Entertainment, Reviews, Theatre, Film & TV, Topics|January 17, 2011 9:37 am

Spud gives his two ‘sense’

Spud's in trouble

You may or may not have heard about the controversy currently playing out in the media regarding Spud, the Movie.
Well, we’ll give you a little run-down so that you’re in the know.
Despite being one of the most popular novels (and films) in South Africa (and abroad), Spud: The Movie came under fire this week after Constitutional Court judge Edwin Cameron sent a letter of complaint to director Ross Garland.

The judge, who has since refused to comment to the media regarding the letter, apparently felt that the film contained homophobic references that could condone violence against gays and lesbians.
Although the letter was written in late December and published soon after on the Spud blog, it seems the media have just cottoned on.
In the letter, Judge Cameron criticises the director for what he saw as the “denigration” of gays and lesbians in certain parts of the hit film.

There were two scenes in particular that raised the ire of Cameron, who had taken his godson to see the film.
In the one scene, John Cleese’s character, English teacher ‘The Guv’, tells his pupils he has nothing against lesbians, whom he would like to give “a thorough rogering”.
The second scene involves the gay art teacher (who incidentally) coaches the worst rugby team at the school. As he issues instructions to the players during training, the teacher shouts: “That’s better, more pressure from the rear.”
Garland published a response to the letter on the blog too, saying (amongst other things) that it was “alarming to have a Constitutional Court judge demonstrate such disregard for free expression and artistic works”.
He also apparently said, “In the five years since Spud was published, and with millions of people having read the book and seen the movie, Justice Cameron is the first person to ever publicly take the view that the film is homophobic. With readers and audiences across the country being moved by the story of a vulnerable boy who learns to find his own voice and thereby overcome the bullying and bigotry at his school in 1990, it is hard to fathom how Justice Cameron arrived at his opinion.”

Just a storm in a teacup?

On Friday afternoon though, a surprise development occurred when Spud (the fictional character) entered the debate himself, but publishing a letter of his own to Judge Cameron.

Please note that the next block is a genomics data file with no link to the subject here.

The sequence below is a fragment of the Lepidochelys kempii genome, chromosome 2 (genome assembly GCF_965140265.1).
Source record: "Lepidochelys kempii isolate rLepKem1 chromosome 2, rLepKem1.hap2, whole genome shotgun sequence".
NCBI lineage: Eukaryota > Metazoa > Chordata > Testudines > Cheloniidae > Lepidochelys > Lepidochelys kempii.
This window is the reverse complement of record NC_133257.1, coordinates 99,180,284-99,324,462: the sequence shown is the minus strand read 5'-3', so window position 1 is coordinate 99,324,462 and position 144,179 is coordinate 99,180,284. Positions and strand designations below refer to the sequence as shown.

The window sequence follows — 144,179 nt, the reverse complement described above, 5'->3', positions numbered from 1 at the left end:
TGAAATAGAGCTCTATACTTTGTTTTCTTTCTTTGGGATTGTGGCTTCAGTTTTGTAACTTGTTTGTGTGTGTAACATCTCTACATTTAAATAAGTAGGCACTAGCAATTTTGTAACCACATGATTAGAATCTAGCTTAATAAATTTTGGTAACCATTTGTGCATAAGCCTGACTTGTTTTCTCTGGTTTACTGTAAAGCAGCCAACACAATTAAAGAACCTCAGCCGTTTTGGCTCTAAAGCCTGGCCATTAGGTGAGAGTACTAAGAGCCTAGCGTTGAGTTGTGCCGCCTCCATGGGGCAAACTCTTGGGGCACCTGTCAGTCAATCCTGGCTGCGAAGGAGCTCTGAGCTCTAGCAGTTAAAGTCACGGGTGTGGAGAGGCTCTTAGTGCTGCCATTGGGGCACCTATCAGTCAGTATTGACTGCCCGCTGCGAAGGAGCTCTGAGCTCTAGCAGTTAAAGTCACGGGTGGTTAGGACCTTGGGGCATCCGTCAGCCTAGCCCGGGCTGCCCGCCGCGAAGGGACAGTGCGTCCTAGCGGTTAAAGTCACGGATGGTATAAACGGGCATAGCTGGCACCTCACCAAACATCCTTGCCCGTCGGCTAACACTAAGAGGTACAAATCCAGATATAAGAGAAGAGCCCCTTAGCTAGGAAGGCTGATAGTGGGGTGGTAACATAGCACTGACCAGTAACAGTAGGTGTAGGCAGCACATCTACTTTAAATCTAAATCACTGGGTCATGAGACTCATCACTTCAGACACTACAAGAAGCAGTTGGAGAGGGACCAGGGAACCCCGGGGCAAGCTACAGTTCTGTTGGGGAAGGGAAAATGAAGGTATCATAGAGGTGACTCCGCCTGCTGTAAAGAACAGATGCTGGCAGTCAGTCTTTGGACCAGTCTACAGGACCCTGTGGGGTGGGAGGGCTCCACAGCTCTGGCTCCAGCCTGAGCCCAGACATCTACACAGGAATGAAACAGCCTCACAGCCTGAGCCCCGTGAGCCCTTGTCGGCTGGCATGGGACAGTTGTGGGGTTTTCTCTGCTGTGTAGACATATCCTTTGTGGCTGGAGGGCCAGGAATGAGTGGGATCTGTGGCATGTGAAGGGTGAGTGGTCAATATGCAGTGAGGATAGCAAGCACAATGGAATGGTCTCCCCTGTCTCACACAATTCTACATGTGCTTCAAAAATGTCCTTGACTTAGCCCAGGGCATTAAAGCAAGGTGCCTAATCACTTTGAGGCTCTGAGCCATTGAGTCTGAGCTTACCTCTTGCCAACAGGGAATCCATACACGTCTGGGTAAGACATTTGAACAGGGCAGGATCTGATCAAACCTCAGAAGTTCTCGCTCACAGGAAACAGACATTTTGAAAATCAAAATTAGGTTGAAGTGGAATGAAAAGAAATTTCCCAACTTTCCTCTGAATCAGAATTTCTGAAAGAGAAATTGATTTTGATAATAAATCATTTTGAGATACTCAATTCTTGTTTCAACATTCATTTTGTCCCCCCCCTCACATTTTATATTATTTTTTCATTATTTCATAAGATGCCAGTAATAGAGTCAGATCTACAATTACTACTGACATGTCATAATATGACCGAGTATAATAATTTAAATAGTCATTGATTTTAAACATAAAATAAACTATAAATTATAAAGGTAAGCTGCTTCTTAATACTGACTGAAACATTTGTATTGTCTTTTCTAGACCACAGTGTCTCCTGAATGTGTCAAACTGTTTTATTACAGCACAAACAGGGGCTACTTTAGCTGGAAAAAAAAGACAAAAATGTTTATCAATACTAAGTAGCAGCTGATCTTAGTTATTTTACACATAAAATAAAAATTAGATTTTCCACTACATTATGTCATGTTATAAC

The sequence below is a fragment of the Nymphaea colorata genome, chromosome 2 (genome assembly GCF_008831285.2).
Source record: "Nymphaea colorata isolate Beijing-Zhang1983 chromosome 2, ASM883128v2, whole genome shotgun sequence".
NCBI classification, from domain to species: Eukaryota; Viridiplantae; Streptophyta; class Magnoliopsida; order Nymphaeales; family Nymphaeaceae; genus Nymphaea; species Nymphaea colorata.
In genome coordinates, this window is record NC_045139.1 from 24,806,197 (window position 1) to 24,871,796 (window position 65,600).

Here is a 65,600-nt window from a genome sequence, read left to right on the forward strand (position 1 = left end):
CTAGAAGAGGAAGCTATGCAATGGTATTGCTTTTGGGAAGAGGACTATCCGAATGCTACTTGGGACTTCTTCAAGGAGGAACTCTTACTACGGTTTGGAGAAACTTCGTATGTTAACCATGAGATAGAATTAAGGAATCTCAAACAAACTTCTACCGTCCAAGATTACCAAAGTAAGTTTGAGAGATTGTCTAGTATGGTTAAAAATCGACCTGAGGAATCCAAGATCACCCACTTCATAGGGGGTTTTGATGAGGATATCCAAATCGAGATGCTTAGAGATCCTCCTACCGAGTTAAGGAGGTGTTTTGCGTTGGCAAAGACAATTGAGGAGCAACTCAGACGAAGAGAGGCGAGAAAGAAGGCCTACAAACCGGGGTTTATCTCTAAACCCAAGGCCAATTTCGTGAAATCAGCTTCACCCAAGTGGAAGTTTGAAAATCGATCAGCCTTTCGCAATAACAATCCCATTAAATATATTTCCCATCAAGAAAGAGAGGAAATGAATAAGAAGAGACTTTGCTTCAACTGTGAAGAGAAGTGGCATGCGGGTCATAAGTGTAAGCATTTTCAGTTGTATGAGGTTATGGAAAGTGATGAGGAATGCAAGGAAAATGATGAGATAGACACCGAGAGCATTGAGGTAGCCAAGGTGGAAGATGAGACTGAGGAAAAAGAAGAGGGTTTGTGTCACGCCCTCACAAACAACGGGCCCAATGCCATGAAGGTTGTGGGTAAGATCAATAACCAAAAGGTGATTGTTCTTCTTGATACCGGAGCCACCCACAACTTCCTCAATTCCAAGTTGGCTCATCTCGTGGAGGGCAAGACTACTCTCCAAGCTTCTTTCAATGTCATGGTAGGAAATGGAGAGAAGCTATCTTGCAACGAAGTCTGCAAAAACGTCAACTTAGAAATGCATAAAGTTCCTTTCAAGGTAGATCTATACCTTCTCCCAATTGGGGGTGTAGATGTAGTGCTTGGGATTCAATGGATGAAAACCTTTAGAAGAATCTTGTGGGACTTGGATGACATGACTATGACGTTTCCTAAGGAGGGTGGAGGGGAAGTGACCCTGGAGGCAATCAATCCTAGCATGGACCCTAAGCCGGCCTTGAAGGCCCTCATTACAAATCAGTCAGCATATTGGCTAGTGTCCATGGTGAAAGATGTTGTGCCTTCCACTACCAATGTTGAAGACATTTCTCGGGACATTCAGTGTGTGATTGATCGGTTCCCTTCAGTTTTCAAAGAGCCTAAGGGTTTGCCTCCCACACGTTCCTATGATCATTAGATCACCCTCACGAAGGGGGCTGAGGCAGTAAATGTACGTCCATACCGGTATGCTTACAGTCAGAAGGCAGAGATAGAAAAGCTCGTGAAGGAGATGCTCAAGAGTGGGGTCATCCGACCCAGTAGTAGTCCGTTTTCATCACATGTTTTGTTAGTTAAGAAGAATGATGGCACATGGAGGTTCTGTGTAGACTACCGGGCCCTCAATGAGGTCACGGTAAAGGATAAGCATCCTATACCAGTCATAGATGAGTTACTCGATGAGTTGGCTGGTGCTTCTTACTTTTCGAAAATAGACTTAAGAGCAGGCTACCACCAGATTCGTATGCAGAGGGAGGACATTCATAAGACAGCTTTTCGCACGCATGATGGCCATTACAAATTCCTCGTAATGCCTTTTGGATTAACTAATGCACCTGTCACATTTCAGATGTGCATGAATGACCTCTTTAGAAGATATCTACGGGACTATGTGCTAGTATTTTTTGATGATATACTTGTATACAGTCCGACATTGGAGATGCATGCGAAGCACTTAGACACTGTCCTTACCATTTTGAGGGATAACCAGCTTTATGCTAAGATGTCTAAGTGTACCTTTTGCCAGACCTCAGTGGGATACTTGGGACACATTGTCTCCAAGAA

The letter, signed by ‘Spud Milton, Senior Dorm’ contains an ‘apology’ to the judge.

“Let me first begin with a sincere apology on behalf of The Guv for his insensitive treatment of lesbians and gays in his English class. I agree that the term “rogering lesbians” was totally uncalled for and that our English teacher deserved finger tongs (or worse) for his poor form and obvious intolerance. (There’s probably a good chance that The Guv was drunk at the time and he was most probably showing off like he always does with his bizarre references and shocking opinions.) Remember he’s a cranky guy and often strange sentences pour out of his mouth. He frequently uses the word “rogering” like in first year when I was a still a spud and he advised me to “Roger the entire chorus line before the end of the month.” I don’t like his occasional bigotry, or his heavy drinking, but he has still changed the way that I look at the world around me. It’s tempting to say that I shouldn’t have written that offensive statement down in my diary and then it never would have reached the screenplay and now the papers. I could have simply replaced it with a line as tame as a sleepy orange house cat. But that would not have been my true account.”

Spud: the character

In his (pretty funny) letter, written in the same style as the famous novels (and with reference to his fellow characters) Spud makes light of the incident by emphasising the fictional context of the book.

“I guess the point I’m making is that it would probably be impossible to read any of my diaries or watch Mr Garland’s film without being slightly offended by something or other if you feel really strongly about that particular cause or standpoint. Seeing other people laughing at something personal and serious to oneself is difficult, like when people repeatedly mocked my late development and its nasty repercussions. My limited experience of life is that many people say offensive things, like Rambo, who deliberately tries to antagonise people with his verbal abuse and ultra cool demeanour,” Spud says.

Well, Spud: The Movie just passed the R15m mark at the South African box office with over half a million tickets sold in just six weeks, so I guess the makers can afford a sense of humour.

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